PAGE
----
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Lecture 4

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Western University
History 1810E
Margaret Mc Glynn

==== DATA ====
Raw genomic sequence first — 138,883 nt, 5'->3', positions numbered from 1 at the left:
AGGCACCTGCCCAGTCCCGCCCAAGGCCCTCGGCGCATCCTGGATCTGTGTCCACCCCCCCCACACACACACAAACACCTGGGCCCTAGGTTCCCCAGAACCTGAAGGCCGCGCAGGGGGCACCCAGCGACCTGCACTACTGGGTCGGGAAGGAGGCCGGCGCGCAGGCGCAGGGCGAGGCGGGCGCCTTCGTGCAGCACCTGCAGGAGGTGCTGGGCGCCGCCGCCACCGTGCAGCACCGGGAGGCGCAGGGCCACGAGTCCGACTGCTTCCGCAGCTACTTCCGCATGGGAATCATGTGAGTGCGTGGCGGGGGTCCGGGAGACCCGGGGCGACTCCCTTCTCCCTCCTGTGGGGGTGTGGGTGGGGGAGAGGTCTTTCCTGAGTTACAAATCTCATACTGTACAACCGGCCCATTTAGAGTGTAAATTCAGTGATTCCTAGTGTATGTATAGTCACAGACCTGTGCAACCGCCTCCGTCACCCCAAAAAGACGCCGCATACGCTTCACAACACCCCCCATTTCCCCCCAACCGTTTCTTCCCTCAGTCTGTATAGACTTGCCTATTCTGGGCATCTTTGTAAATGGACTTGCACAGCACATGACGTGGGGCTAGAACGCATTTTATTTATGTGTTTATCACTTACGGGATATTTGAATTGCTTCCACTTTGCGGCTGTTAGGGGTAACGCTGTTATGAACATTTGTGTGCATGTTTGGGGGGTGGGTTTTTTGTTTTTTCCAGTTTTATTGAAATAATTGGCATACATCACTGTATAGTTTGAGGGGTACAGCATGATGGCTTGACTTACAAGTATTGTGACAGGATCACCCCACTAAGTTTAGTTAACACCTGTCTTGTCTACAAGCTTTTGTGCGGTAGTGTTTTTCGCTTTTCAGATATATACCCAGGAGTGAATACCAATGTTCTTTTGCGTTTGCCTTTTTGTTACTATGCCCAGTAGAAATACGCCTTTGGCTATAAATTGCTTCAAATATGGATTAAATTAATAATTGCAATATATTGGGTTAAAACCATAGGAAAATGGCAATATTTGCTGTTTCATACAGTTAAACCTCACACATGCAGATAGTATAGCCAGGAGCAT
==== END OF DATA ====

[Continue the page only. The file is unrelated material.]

History 1810E Wednesday January 15 Lecture 4 Not Over by Christmas Outline: I. War Fever II. Joining Up III. The Opsting Battles IV. The 1 Contingent Overseas V. To the Western Front 1. War Fever • At this time, no one could have imagined the level of loss and involvement in the war (they thought it would be short) • The question that young men were asking was not “am I going to be killed?”, but “will the war end before I have a chance to take part?” • Hamilton Gault – a Montreal millionaire who bought his way into the war (he didn’t want to miss out) o He enjoyed the military lifestyle and served in the war in South Africa in 1899 o He saw the war as a remarkable opportunity, but like everyone else was worried that the war would end before he got there o He decided to create his own regiment and fund it himself, and then he would offer it to the British regiment o Gault asked if he could name his regiment after the Duke of Cannaught’s daughter, Princess Patricia of Cannaught (one of the most eligible women of Canadian society) o The regiment became known as Princess Patricia’s Canadian Light Infantry o He recruited mostly British immigrants in Canada who had military experience  From 3000 volunteers, they selected 1098 men  More than 90% were born in Britain (recent immigrants)  All but 49 had previous military experience o The unit went overseas as soon as possible and was involved in the first significant battles of the war • Overall, there were far more volunteers than they needed (every unit had to turn people away) o Because of this, they decided that Canada would send another contingent overseas (about another 30,000 men) • Authorized strength of the Canadian Expeditionary Force: o Sept. 1914  36,000 o Nov. 1914  76,000 o July 1915  150,000 o Oct. 1915  250,000 o Jan. 1916  500,000 o This is an example of Canada’s war fever 2. Joining Up • Each volunteer would have been asked to fill out a form (an Attestation Paper) with questions including: o Name and address o Next of kin o Date of birth o Marital status  About 80% were single when they first enlisted, partly because of policy – unmarried men were taken before married men  For the first year of the war, if you were married, you needed your wife’s written consent before you could enlist o Whether you belong to the Active Militia/had military experience  First pick went to those who had experience, but many of the men lied about their experience (an indication of war fever) o Occupation  The largest category at this time was agricultural, and then white- collar workers o If you were willing to be vaccinated (but there really wasn’t a choice if you joined the army) o Apparent age (you didn’t actually have to provide any proof of your age) o Height (average height was 5’5”/5’6”)  The military would accept you down to 5’3”  Later in the war they accepted volunteers down to 4’8” (there were a surprising number of them in Canada at this time) o Lung capacity to determine general fitness  They would measure your chest with a full intake of air and then after you blew the air out o Religious denomination  The largest community were Anglicans (about 30%), then Catholics (23%)  However if you didn’t declare a religion or were an atheist, you would be written down as an Anglican  The list of religions were all Christian except for Judaism (reflects the religious make-up of Canadian society at the time) • The Canadian army was 97% Anglo or French (not very diverse) o They would write names out phonetically (not necessarily as they were spelled) • The age range was officially between 18 and 45, but the average age was 26 o You needed your parents’ permission if you were under 21 OR if you were the only son they depended on (no matter your age) • You would have signed up for however long the war lasted, plus 6 months after the war would end • The army looked for specific physical characteristics: o Sufficiently intelligent (subjective) o Speech without impediment o A capacious chest (thought to contribute to your overall physical fitness) o Sound heart and lungs (they would just do a quick check with a stethoscope) o Well-formed limbs o You had to have all your fingers, but could be missing 1 or 2 toes o You had to be able to hear a normal human voice at 10 paces o You had to see a human hand at 10 paces (they didn’t take this too seriously as long as you weren’t entirely blind) • Medical grounds for rejection: o Tuberculosis o
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